The large‐scale reenactments that have occurred since the Civil War centennial of the 1960s have sparked controversy. An eminent historian of the war, Bruce Catton, worried that such spectacles both romanticized war and obscured the issue of slavery over which it was fought. Likewise, John Hope Franklin, prominent historian of African Americans, viewed such activity as a form of memorialized forgetting. Much of Civil War commemorative activity, he believed, celebrated glorious battles and heroic lives of the nineteenth century, while enduring forms of racism continued to shatter lives in the present.

There are revealing cultural attitudes encoded in battle reenactments. Southern events celebrated the ideology of the Lost Cause, and at least some Confederate reenactors offer an implicit objection to modern racial integration. Similarly, commemorative events at the site of the Battle the Little Bighorn—which would often include reenactments—solidified the classification of Native Americans as barbarians and savages, while George Armstrong Custer and his men were celebrated as sacrificing themselves for the opening of the West. In 1976, the Confederate air force sparked widespread controversy in the United States and in Japan when during their World War II Airpower Demonstration in the United States, they offered a simulation of the dropping of the atomic bomb on Hiroshima before 40,000 spectators.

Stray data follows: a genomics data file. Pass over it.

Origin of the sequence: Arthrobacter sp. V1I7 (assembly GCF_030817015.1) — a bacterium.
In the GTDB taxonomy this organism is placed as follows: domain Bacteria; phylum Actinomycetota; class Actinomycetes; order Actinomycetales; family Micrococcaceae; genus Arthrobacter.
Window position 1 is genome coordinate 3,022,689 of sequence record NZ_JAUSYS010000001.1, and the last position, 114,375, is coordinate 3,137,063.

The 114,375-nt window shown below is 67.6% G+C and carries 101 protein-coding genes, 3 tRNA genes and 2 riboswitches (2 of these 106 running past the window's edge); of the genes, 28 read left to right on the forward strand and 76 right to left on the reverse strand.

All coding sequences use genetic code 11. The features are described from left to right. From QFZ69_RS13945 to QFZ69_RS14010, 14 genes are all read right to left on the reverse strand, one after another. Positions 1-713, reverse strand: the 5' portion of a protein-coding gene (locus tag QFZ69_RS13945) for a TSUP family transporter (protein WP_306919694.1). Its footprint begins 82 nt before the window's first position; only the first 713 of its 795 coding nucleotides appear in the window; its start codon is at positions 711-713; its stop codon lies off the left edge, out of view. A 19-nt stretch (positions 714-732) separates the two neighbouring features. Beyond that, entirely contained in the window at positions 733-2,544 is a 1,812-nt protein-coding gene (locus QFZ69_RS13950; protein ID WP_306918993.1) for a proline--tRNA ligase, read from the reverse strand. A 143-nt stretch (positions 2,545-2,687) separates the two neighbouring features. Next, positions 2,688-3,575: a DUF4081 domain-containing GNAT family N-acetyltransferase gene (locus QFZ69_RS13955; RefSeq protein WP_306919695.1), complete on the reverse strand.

Reenactors believe their activities are valuable for a number of reasons. Some offer a “civic virtue” argument, emphasizing educational merit and the opportunity to spark the public's imagination. Some speak of the opportunity for personal transformation, to enter into the world of the past, if only briefly. Some speak of reenactment as a form of commemorative respect, to recall and honor the sacrifice of those who died. Clearly, battle reenactment can mean all of these things to participants, and it may signify yet another protest against modernity and the concomitant urge to recover an illusory and idealized past.
[See also Battlefields, Encampments, and Forts as Public Sites; Hiroshima and Nagasaki, Bombings of; Memorials, War; Patriotism.]


Jay Anderson , Time Machines: The World of Living History, 1984.
John Bodnar , Remaking America: Public Memory, Commemoration, and Patriotism in the Twentieth Century, 1992.
Edward T. Linenthal , Sacred Ground: Americans and Their Battlefields, 1993.
Dennis Hall , Civil War Reenactors and the Postmodern Sense of History, Journal of American Culture, 17 (Fall 1994), pp. 7–11.
Jim Cullen , The Civil War in Popular Culture: A Reusable Past, 1995.
Tony Horowitz , Confederates in the Attic: Dispatches from the Unfinished Civil War, 1998.

Edward T. Linenthal